Draught law: House easily passes beer franchise bill
Draft brewers are a commercial powerhouse in Vermont, with a collective economic impact that exceeds the maple syrup industry. But when it comes to renegotiating the terms of their contracts with distributors, brewers say they are hamstrung by decades-old franchise law.
A bill passed by the House last week seeks to change that by giving them significantly more negotiating power with distributors.
The existing statute requires brewers to have “good cause” for leaving a distributor, which can require them to spend hundred of thousands of dollars to make their case in court. And even then, if a distributor makes changes to address their grievances within 120 days of notice of termination, they must remain in the agreement.
“In effect, the small brewer is trapped, regardless of what its contract says and regardless of how poorly its brands are faring with the wholesaler,” said Marc Sorini, a food and beverage law attorney who gave testimony on the bill.
The rules were initially drafted in the 1970s to protect relatively small wholesalers from major national brewers who could manipulate the market with far superior financial and legal resources.
The beer landscape has turned upside down over the past few decades, as distributors have consolidated and brewers have multiplied. There are now four major distributors in Vermont and about 60 breweries.
The bill, H.710, is an attempt to reflect this shift by establishing a more normal contract law between small brewers and distributors. It would give brewers the ability to leave contracts without cause as long as they pay reasonable compensation.
The bill currently gives brewers and distributors until July 1, 2022, to negotiate a written franchise agreement that will lay out binding terms of their partnership.
The law would only apply to breweries producing less than 50,000 barrels of beer a year, meaning the major national brands would still be beholden to the old franchise rules.
Three breweries with operations in Vermont produce more than the 50,000 barrel threshold. Long Trail Brewing produced 131,000 barrels in 2016, according to data from the Brewers Association, a national trade group, while Harpoon, which has a brewery in Windsor, produced nearly 200,000 barrels. Magic Hat puts out 175,000 barrels each year.
The next largest Vermont-based brewers are Alchemist Cannery, which produced 13,500 barrels in 2016, and Fiddlehead Brewing, which produced 10,000.
Together, Vermont’s breweries produced 19.8 gallons of beer per adult resident, the highest in the country, according to the Vermont Brewers Association, which also estimates the economic impact of the industry at $376.7 million last year, including 2,000 jobs and $55 million in labor income.
Bret Hamilton, who founded Stone Corral Brewery with his wife in 2015, told House members of his own experience in the craft beer industry. He said that after two years with Farrell Distributing, he and his wife decided that they could better manage their brand and grow faster if they started their own distribution company.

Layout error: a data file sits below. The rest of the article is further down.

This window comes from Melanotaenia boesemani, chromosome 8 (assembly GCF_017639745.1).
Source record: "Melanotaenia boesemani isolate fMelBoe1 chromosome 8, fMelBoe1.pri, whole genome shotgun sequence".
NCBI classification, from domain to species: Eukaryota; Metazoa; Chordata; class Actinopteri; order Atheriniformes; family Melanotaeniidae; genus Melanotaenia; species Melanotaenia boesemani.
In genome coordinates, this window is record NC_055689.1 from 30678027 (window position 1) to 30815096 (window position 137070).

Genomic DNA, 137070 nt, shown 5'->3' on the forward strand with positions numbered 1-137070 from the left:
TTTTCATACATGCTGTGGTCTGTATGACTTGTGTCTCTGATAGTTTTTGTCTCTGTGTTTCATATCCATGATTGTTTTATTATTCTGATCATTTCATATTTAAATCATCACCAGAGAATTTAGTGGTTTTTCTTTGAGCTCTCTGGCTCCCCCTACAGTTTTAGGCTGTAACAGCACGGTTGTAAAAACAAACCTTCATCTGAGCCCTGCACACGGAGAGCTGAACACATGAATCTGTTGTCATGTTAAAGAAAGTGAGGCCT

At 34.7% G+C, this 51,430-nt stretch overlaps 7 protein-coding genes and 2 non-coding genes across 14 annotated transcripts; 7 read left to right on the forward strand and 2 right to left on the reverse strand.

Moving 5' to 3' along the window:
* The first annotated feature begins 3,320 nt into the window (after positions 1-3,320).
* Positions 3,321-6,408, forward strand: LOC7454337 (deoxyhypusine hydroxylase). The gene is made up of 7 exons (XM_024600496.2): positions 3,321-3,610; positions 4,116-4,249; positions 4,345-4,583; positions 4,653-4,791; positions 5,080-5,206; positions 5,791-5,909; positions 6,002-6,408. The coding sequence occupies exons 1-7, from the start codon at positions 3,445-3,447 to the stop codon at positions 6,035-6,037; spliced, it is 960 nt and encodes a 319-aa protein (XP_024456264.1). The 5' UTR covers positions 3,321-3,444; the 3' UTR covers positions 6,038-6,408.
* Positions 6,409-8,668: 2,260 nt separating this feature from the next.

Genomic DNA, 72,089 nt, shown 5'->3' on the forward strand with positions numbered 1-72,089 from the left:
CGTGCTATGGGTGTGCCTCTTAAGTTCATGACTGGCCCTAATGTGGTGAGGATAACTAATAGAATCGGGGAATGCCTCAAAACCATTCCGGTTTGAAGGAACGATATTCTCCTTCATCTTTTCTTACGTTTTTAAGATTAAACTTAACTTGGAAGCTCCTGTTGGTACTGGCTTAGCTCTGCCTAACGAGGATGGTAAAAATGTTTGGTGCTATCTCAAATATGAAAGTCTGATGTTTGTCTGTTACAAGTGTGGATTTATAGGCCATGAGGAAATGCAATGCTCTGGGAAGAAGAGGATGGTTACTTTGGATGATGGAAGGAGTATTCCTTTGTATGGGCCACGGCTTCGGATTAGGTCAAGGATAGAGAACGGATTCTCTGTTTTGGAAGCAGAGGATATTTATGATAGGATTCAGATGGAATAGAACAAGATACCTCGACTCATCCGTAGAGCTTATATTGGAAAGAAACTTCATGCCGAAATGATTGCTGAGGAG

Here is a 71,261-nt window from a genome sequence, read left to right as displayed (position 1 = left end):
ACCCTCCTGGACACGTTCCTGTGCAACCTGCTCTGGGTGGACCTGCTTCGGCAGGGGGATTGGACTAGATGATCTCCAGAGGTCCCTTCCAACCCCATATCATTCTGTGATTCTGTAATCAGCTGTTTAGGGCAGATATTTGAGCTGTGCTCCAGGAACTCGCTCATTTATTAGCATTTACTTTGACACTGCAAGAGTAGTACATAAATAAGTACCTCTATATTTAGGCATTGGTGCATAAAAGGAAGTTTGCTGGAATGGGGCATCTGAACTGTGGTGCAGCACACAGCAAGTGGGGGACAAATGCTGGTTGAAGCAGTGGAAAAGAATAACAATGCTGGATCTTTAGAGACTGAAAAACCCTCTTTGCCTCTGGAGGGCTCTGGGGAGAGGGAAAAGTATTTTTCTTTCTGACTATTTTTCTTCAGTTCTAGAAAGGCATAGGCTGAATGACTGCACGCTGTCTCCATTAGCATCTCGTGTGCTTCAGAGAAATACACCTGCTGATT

“However, we had since learned that because of franchise law, our contract agreement with the distributor meant nothing in the eyes of the state,” he testified. “This was a frightening situation for us, being completely at the mercy of another company … and having no real option for timely legal recourse to remedy any shortcomings.”
He said that Stone Corral ended up amicably parting ways with Farrell, but that the experience left him with the realization that brewers were being “held to the mercy of the decency of a single individual” when it came to the future of their own business.
Clare Buckley, head of the Vermont Wholesale Beverage Association, offered a different perspective on the changes. In an interview last week, she said that Vermont’s thriving beer industry was a testament to the effectiveness of the existing statute.
“We feel strongly that the beer franchise law that was enacted 40 years ago works really well for Vermont. Part of that success has been that we partner with breweries and distribute their beer,” she said.
She said the current version of the House bill has undergone significant changes since it was proposed — notably a much lower threshold for breweries that would be exempted, from 300,000 barrels a year as introduced to 50,000 in the current version.
Buckley said she hoped that number would be lowered further as the bill is taken up in the Senate, noting that it would also apply to distributors’ relations with out-of-state producers.
In her own testimony to House members, Buckley said that brewers relied heavily on distributors for everything from employing and equipping a delivery force to providing refrigerated warehouses, marketing campaigns and setting up computer systems to track sales.
“Distributors are only willing to make that substantial investment, however, if they have assurance that a brewer cannot inequitably usurp that investment by terminating without notice, without an opportunity to cure and without good cause,” she said.
Avery Schwenk, president of the Brewers Association and vice president of Hermit Thrush Brewery, said some breweries had decided to do their own distribution or kept things small out of fear of entering into an agreement that they might not be able to exit.
But he said that most brewers ended up having great relationships with distributors. More than anything, Schwenk said, the new law would give brewery owners the same legal rights as most small business owners in other industries.
“It’s essentially just allowing us to leave a contract if it’s not working for us,” he said. “We’ll actually be able to negotiate. That’s the gist of it.”
Correction: Three breweries in Vermont produce more than 50,000 barrels a year, not one, as was stated in a previous version of this article.